Why Do Word Blends with Near-Synonymous Composites Exist and Persist? The Case of Guesstimate, Chillax, Ginormous and Confuzzled

Open access

Abstract

Despite their increasing use, little is known about the purpose of word blends, e.g. chillax, which have near-synonymous composite words (relax and chill). Potential explanations for their existence and persistence include: use in different sentence constructions, to provide unique meaning, and to create interest/identity. Th e current study used a vignette methodology with two-hundred and forty-one students to explore the relevance of such hypotheses for ‘guesstimate’, ‘chillax’, ‘ginormous’, and ‘confuzzled’. Our inconsistent results suggest that the semantics of the word blends may diff er from their composites in very subtle ways. However further work is needed to acknowledge and determine the impact of context upon the use and consequences of these word blends.

References

  • Algeo, J. (1977). Blends, a structural and systemic view. American Speech, 52 (1/2), 47.

  • Algeo, J. (1980). Where do all the new words come from? American Speech, 55 (4), 264-277.

  • Algeo, J. (1993). Fift y years among the new words: A dictionary of neologisms 1941-1991. Cambridge, UK: Cambridge University Press.

  • Altmann, G.T.M. (1997). The ascent of Babel: An exploration of language, mind and understanding. Oxford: Oxford University Press. Behind the Grammar (2010). Top 10 made up words. Retrieved from: http://behindthegrammar.com/2010/07/top-10-made-up-words/ Bryant, M.M. (1974). Blends are increasing. American Speech, 49 (3/4), 163-184.

  • Calude, A. & Pagel, M. (2011). How do we use language? Shared patterns in the frequency of word use across 17 world languages. Philosophical Transactions Of The Royal Society Of London. Series B, Biological Sciences, 366 (1567), 1101-1107.

  • Church, K.W., Gale, W., Hanks, P., Hindle, R., & Moon, R. (1994). Lexical substitutability. In B.T.S. Atkins & A. Zampolli (Eds.), Computational Approaches to the Lexicon (pp. 153-177). Oxford: Oxford University Press.

  • Cook, P. & Stevenson, S. (2010). Automatically Identifying the Source Words of Lexical Blends in English. Computational Linguistics, 36 (1), 129-149.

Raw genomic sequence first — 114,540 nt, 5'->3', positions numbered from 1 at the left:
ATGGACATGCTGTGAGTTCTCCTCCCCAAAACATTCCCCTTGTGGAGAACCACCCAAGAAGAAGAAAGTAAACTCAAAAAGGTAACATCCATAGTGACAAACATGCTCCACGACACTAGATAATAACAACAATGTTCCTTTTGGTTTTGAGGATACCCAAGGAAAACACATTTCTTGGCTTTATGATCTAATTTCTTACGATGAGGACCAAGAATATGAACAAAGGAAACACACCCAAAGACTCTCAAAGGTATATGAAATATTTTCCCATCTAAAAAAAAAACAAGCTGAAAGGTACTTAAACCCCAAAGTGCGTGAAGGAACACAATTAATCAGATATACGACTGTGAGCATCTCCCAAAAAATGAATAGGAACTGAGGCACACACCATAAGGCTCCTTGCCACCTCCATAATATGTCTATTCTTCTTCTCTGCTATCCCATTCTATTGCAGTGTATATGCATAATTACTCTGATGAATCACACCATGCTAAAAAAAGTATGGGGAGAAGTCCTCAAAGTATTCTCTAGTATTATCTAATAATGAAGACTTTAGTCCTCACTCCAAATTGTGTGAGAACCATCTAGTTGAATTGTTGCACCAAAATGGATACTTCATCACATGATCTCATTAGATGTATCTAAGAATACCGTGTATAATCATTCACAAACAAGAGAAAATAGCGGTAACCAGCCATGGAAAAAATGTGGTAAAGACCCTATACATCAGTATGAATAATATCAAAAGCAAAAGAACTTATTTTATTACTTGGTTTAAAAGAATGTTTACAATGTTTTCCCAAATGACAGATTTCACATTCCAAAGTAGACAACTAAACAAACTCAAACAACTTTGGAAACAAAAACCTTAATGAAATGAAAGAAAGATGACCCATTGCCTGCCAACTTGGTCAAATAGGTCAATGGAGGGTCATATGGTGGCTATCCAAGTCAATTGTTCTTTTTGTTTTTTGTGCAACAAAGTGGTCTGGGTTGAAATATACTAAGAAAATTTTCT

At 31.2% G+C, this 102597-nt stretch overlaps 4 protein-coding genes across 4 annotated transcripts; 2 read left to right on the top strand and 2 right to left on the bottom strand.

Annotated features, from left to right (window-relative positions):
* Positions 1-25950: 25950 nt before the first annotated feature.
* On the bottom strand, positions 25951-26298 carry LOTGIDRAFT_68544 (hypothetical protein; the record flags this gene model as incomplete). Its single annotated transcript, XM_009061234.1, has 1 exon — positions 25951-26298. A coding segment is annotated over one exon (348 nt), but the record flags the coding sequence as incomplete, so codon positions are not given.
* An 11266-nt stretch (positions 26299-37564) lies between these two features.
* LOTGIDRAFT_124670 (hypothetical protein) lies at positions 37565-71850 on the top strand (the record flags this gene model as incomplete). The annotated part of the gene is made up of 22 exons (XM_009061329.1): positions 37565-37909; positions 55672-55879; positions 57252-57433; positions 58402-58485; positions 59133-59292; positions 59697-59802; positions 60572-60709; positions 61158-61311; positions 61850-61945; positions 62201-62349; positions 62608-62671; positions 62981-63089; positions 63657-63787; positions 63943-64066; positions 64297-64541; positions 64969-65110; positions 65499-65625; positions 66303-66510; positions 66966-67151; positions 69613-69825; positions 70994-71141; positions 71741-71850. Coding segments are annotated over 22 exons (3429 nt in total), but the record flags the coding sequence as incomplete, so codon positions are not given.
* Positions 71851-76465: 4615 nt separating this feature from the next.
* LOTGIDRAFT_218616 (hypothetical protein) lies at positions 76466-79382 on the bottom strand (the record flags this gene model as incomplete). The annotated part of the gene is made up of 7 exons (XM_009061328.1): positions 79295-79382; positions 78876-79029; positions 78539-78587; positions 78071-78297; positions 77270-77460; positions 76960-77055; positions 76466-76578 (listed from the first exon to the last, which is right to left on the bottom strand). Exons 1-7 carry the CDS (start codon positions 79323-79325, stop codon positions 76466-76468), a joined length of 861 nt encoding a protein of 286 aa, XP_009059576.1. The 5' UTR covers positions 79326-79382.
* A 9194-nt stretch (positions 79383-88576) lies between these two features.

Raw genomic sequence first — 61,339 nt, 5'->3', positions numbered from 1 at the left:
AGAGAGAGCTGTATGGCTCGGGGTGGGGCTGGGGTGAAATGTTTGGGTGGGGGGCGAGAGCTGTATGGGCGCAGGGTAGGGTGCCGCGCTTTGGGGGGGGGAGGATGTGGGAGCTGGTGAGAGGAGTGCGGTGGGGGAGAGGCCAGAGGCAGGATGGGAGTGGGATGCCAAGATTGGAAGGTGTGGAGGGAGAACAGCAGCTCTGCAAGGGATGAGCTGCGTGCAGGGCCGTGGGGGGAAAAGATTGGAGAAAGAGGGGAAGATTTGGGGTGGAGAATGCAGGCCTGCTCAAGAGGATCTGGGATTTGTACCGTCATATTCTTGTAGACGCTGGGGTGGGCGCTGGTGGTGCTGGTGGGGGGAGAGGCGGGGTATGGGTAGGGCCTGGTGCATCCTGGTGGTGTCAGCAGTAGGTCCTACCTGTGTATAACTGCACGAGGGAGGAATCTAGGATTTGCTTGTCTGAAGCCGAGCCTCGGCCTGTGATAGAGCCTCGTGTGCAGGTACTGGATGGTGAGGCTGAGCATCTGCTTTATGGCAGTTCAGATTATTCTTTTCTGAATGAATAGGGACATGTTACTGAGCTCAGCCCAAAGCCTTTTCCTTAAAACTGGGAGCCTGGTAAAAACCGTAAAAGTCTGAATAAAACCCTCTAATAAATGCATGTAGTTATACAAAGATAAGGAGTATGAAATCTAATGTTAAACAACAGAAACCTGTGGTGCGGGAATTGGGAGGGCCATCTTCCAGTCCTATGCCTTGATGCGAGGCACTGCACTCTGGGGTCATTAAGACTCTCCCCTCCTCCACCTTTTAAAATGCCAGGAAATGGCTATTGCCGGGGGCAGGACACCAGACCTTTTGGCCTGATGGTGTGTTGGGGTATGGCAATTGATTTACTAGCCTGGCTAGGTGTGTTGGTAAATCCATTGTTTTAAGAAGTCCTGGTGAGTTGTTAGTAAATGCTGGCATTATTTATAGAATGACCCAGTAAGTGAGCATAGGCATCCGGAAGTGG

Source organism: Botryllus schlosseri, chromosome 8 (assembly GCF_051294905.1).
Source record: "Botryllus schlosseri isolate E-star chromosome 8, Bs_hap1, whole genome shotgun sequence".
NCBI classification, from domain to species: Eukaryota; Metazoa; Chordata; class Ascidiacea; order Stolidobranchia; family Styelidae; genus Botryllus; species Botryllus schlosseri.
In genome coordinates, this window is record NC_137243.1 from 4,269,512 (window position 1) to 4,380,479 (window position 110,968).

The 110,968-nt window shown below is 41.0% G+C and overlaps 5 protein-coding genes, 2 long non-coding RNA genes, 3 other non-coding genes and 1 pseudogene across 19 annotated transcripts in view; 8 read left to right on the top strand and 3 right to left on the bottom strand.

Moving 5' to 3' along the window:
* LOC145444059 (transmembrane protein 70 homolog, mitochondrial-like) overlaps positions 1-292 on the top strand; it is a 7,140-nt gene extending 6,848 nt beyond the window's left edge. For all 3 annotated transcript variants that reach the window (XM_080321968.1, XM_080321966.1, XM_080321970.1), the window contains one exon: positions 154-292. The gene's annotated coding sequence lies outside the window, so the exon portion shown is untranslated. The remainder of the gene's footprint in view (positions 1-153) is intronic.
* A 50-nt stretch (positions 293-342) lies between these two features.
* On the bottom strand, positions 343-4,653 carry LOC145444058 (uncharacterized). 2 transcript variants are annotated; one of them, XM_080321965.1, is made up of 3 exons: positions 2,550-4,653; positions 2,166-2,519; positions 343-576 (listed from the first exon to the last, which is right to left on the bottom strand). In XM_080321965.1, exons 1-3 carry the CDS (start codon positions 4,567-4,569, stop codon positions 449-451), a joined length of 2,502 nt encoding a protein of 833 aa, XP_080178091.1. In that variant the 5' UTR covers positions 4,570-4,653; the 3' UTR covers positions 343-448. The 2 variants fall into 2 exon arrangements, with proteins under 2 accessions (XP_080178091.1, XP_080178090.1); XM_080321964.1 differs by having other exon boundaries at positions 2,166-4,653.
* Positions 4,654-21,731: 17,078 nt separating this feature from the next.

• Crystal, D. (2012). The story of English in 100 words. London, UK: CPI Group.

  • Divjak, D. (2006). Ways of intending: Delineating and structuring near synonyms. In S.T. Gries & A. Stefanowitsch (Eds.), Corpora in Cognitive Linguistics: Corpus-based Approaches to Syntax and Lexis (pp. 19-56). Berlin/New York: Mouton de Gruyter.

  • Divjak, D. & Gries, S.T. (2006). Ways of trying in Russian: Clustering behavioral profiles. Corpus Linguistics and Linguistic Theory, 2 (1), 23-60.

  • Edmonds, P. & Hirst, G. (2002). Near synonyms and lexical choice. Computational Linguistics, 28 (2), 105-144.

  • Fandrych, I. (2008). Pagad, chillax and jozi: A multi-level approach to acronyms, blends, and clippings. Nawa: Journal of Language & Communication, 2 (2), 71-88.

  • Field, A. (2009). Discovering Statistics using SPSS. London, UK: Sage.

  • Finch, H. (2005). Comparison of the performance of nonparametric and parametric MANOVA test statistics when assumptions are violated. Methodology: European Journal Of Research Methods For The Behavioral And Social Sciences, 1 (1), 27-38.

  • Fleck, D.W. (2006). On the origin and cultural significance of unusually large synonym sets in some Panoan languages of Western Amazonia. Anthropological Linguistics, 48 (4), 335-368.

  • Gries, S.H. (2004). Shouldn’t it be breakfunch? A quantitative analysis of blend structure in English. Linguistics, 42 (3), 639-667.

  • Gries, S. & Otani, N. (2010). Behavioral profiles: A corpus-based perspective on synonymy and antonymy. ICAME Journal, 34, 121-150.